Giordano Bruno and Renaissance Science: Broken Lives and Organizational Power
The Renaissance philosopher Giordano Bruno was a notable supporter of the new science that arose during his lifetime; his role in its development has been debated ever since the early seventeenth century. Hilary Gatti here reevaluates Bruno's contribution to the scientific revolution, in the process challenging the view that now dominates Bruno criticism among English-language scholars. This argument, associated with the work of Frances Yates, holds that early modern science was impregnated with and shaped by Hermetic and occult traditions, and has led scholars to view Bruno primarily as a magus. Gatti reinstates Bruno as a scientific thinker and occasional investigator of considerable significance and power whose work participates in the excitement aroused by the new science and its methods at the end of the sixteenth century. Her original research emphasizes the importance of Bruno's links to the magnetic philosophers, from Ficino to Gilbert; Bruno's reading and extension of Copernicus's work on the motions of the earth; the importance of Bruno's mathematics; and his work on the art of memory seen as a picture logic, which she examines in the light of the crises of visualization in present-day science. She concludes by emphasizing Bruno's ethics of scientific discovery.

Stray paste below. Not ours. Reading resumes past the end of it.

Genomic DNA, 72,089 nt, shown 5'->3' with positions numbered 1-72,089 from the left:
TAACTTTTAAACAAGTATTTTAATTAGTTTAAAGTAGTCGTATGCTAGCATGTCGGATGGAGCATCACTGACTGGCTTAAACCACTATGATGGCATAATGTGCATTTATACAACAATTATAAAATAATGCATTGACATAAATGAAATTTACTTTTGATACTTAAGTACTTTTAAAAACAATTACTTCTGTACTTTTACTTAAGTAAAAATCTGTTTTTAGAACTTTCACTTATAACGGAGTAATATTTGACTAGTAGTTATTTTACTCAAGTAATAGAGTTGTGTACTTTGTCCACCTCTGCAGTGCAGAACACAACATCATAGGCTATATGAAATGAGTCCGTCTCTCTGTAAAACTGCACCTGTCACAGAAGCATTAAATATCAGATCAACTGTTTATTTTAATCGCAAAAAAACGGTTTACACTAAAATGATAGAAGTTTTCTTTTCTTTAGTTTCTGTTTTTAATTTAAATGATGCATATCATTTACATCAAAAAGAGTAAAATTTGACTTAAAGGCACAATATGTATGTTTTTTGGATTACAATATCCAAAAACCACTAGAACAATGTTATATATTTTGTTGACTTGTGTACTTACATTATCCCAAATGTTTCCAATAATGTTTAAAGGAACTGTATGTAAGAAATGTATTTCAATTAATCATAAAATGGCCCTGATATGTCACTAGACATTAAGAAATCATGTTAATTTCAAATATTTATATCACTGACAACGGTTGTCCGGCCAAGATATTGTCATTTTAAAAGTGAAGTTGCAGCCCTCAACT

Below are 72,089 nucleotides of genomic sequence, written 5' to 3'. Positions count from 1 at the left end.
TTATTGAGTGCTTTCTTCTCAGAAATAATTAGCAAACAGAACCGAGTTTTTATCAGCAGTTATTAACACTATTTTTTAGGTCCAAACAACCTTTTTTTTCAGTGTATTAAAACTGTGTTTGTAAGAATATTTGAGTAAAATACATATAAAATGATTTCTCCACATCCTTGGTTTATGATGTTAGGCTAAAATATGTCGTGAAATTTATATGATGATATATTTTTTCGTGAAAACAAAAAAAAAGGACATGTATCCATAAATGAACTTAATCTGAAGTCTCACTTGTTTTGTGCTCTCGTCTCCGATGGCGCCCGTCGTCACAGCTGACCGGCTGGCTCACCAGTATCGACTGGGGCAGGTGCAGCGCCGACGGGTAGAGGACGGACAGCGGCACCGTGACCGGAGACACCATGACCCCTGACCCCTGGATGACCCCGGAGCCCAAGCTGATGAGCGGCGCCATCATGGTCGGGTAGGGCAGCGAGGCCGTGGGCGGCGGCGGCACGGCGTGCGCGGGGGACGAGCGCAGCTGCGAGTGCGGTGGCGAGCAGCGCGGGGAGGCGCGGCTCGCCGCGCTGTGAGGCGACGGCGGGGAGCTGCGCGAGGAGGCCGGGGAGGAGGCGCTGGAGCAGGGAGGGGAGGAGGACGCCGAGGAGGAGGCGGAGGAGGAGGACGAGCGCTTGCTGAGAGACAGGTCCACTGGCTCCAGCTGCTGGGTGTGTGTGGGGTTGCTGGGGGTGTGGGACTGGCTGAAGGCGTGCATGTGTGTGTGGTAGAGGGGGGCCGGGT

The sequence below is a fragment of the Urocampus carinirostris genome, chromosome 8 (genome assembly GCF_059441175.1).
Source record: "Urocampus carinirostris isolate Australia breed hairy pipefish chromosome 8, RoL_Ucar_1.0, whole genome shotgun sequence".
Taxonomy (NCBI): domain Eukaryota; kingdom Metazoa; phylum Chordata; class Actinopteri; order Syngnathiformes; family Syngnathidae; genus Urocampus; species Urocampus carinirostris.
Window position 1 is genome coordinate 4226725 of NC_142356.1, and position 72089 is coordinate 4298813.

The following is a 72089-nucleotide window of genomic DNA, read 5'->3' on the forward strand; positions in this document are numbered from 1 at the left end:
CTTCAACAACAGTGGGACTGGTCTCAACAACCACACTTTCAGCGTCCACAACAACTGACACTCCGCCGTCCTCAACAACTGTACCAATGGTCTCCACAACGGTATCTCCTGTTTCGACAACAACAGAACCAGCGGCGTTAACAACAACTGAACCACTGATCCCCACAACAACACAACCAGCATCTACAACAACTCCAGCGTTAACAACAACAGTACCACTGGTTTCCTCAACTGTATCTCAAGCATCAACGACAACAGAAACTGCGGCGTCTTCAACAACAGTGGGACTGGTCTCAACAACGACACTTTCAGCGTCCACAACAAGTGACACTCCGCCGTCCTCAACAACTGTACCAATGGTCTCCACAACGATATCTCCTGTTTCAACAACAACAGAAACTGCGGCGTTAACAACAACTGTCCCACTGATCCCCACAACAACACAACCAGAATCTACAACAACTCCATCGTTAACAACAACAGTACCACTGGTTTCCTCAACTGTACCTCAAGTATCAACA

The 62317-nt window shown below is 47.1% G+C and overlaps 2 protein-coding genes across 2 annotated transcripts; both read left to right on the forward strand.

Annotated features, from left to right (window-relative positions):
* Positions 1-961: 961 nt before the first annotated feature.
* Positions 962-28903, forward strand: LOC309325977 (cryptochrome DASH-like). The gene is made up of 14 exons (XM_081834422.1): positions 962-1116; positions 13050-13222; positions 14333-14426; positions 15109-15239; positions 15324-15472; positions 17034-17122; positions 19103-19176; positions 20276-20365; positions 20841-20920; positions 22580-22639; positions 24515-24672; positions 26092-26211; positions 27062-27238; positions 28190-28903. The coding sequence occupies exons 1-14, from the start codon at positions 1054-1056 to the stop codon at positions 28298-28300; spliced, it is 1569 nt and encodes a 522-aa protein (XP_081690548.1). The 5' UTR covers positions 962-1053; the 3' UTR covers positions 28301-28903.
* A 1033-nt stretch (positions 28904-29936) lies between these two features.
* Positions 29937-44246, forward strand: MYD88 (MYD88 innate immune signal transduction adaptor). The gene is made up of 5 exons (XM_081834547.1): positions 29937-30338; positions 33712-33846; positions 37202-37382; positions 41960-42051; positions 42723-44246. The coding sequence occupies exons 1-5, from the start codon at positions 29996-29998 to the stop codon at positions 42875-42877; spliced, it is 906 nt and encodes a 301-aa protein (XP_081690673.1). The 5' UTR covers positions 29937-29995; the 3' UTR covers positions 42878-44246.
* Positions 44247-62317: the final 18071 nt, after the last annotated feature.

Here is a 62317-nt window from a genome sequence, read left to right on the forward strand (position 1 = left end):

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Giordano Bruno and Renaissance scienceUser Review - Not Available - Book Verdict
Ever since Frances Yates's Giordano Bruno and the Hermetic Tradition (1964), Bruno has been presented in English-language scholarly books as more a hermetic philosopher or magician than a forerunner ... Read full review
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